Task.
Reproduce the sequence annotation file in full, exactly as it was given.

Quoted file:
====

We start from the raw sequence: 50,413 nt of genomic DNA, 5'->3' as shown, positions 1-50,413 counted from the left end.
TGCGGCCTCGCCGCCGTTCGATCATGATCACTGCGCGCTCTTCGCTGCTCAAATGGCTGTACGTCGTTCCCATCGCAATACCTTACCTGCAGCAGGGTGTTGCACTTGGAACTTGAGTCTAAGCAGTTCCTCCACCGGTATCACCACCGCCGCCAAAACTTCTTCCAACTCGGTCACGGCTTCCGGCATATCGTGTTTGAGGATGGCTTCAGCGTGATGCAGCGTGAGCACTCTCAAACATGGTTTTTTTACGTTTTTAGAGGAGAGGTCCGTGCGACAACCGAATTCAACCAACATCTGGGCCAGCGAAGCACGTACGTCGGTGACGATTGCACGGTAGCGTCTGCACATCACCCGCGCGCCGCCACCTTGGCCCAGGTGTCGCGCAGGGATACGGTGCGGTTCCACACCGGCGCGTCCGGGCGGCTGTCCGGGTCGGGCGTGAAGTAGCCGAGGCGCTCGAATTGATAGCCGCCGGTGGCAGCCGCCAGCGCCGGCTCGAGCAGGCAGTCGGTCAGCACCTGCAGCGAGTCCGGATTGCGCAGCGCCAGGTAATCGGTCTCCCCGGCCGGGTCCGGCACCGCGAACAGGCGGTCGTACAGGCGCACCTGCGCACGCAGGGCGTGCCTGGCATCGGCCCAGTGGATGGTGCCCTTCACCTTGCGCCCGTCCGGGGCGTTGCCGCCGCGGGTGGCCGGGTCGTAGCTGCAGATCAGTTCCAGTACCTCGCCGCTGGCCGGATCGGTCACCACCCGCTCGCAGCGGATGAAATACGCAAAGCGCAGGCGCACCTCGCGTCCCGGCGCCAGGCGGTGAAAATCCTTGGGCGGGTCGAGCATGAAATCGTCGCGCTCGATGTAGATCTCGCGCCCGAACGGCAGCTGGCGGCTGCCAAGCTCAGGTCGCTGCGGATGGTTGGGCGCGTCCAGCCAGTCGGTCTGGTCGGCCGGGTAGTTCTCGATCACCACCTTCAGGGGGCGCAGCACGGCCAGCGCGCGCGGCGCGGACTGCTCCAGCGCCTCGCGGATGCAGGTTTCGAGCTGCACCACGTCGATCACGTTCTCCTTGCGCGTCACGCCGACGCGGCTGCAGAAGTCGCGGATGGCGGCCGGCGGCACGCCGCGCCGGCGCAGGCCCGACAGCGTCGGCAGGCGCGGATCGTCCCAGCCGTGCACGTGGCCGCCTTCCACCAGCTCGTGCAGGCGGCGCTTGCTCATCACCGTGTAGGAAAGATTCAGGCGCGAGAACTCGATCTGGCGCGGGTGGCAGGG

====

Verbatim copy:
We start from the raw sequence: 50,413 nt of genomic DNA, 5'->3' as shown, positions 1-50,413 counted from the left end.
TGCGGCCTCGCCGCCGTTCGATCATGATCACTGCGCGCTCTTCGCTGCTCAAATGGCTGTACGTCGTTCCCATCGCAATACCTTACCTGCAGCAGGGTGTTGCACTTGGAACTTGAGTCTAAGCAGTTCCTCCACCGGTATCACCACCGCCGCCAAAACTTCTTCCAACTCGGTCACGGCTTCCGGCATATCGTGTTTGAGGATGGCTTCAGCGTGATGCAGCGTGAGCACTCTCAAACATGGTTTTTTTACGTTTTTAGAGGAGAGGTCCGTGCGACAACCGAATTCAACCAACATCTGGGCCAGCGAAGCACGTACGTCGGTGACGATTGCACGGTAGCGTCTGCACATCACCCGCGCGCCGCCACCTTGGCCCAGGTGTCGCGCAGGGATACGGTGCGGTTCCACACCGGCGCGTCCGGGCGGCTGTCCGGGTCGGGCGTGAAGTAGCCGAGGCGCTCGAATTGATAGCCGCCGGTGGCAGCCGCCAGCGCCGGCTCGAGCAGGCAGTCGGTCAGCACCTGCAGCGAGTCCGGATTGCGCAGCGCCAGGTAATCGGTCTCCCCGGCCGGGTCCGGCACCGCGAACAGGCGGTCGTACAGGCGCACCTGCGCACGCAGGGCGTGCCTGGCATCGGCCCAGTGGATGGTGCCCTTCACCTTGCGCCCGTCCGGGGCGTTGCCGCCGCGGGTGGCCGGGTCGTAGCTGCAGATCAGTTCCAGTACCTCGCCGCTGGCCGGATCGGTCACCACCCGCTCGCAGCGGATGAAATACGCAAAGCGCAGGCGCACCTCGCGTCCCGGCGCCAGGCGGTGAAAATCCTTGGGCGGGTCGAGCATGAAATCGTCGCGCTCGATGTAGATCTCGCGCCCGAACGGCAGCTGGCGGCTGCCAAGCTCAGGTCGCTGCGGATGGTTGGGCGCGTCCAGCCAGTCGGTCTGGTCGGCCGGGTAGTTCTCGATCACCACCTTCAGGGGGCGCAGCACGGCCAGCGCGCGCGGCGCGGACTGCTCCAGCGCCTCGCGGATGCAGGTTTCGAGCTGCACCACGTCGATCACGTTCTCCTTGCGCGTCACGCCGACGCGGCTGCAGAAGTCGCGGATGGCGGCCGGCGGCACGCCGCGCCGGCGCAGGCCCGACAGCGTCGGCAGGCGCGGATCGTCCCAGCCGTGCACGTGGCCGCCTTCCACCAGCTCGTGCAGGCGGCGCTTGCTCATCACCGTGTAGGAAAGATTCAGGCGCGAGAACTCGATCTGGCGCGGGTGGCAGGG